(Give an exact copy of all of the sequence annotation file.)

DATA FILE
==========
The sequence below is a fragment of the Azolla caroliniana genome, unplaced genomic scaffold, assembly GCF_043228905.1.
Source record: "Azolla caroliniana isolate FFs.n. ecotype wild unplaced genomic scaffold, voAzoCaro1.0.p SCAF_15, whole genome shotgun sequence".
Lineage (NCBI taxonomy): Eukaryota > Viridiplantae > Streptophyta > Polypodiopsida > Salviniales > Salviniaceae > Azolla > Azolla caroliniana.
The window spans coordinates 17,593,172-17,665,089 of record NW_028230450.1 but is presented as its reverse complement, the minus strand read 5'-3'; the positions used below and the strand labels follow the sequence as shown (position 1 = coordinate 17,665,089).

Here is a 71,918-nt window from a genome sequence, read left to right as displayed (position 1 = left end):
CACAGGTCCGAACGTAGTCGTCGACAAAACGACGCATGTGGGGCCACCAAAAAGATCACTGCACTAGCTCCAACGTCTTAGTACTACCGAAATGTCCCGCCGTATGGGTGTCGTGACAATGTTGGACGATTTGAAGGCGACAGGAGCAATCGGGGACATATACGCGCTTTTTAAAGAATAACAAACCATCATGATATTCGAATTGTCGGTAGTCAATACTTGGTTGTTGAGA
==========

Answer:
The sequence below is a fragment of the Azolla caroliniana genome, unplaced genomic scaffold, assembly GCF_043228905.1.
Source record: "Azolla caroliniana isolate FFs.n. ecotype wild unplaced genomic scaffold, voAzoCaro1.0.p SCAF_15, whole genome shotgun sequence".
Lineage (NCBI taxonomy): Eukaryota > Viridiplantae > Streptophyta > Polypodiopsida > Salviniales > Salviniaceae > Azolla > Azolla caroliniana.
The window spans coordinates 17,593,172-17,665,089 of record NW_028230450.1 but is presented as its reverse complement, the minus strand read 5'-3'; the positions used below and the strand labels follow the sequence as shown (position 1 = coordinate 17,665,089).

Here is a 71,918-nt window from a genome sequence, read left to right as displayed (position 1 = left end):
CACAGGTCCGAACGTAGTCGTCGACAAAACGACGCATGTGGGGCCACCAAAAAGATCACTGCACTAGCTCCAACGTCTTAGTACTACCGAAATGTCCCGCCGTATGGGTGTCGTGACAATGTTGGACGATTTGAAGGCGACAGGAGCAATCGGGGACATATACGCGCTTTTTAAAGAATAACAAACCATCATGATATTCGAATTGTCGGTAGTCAATACTTGGTTGTTGAGA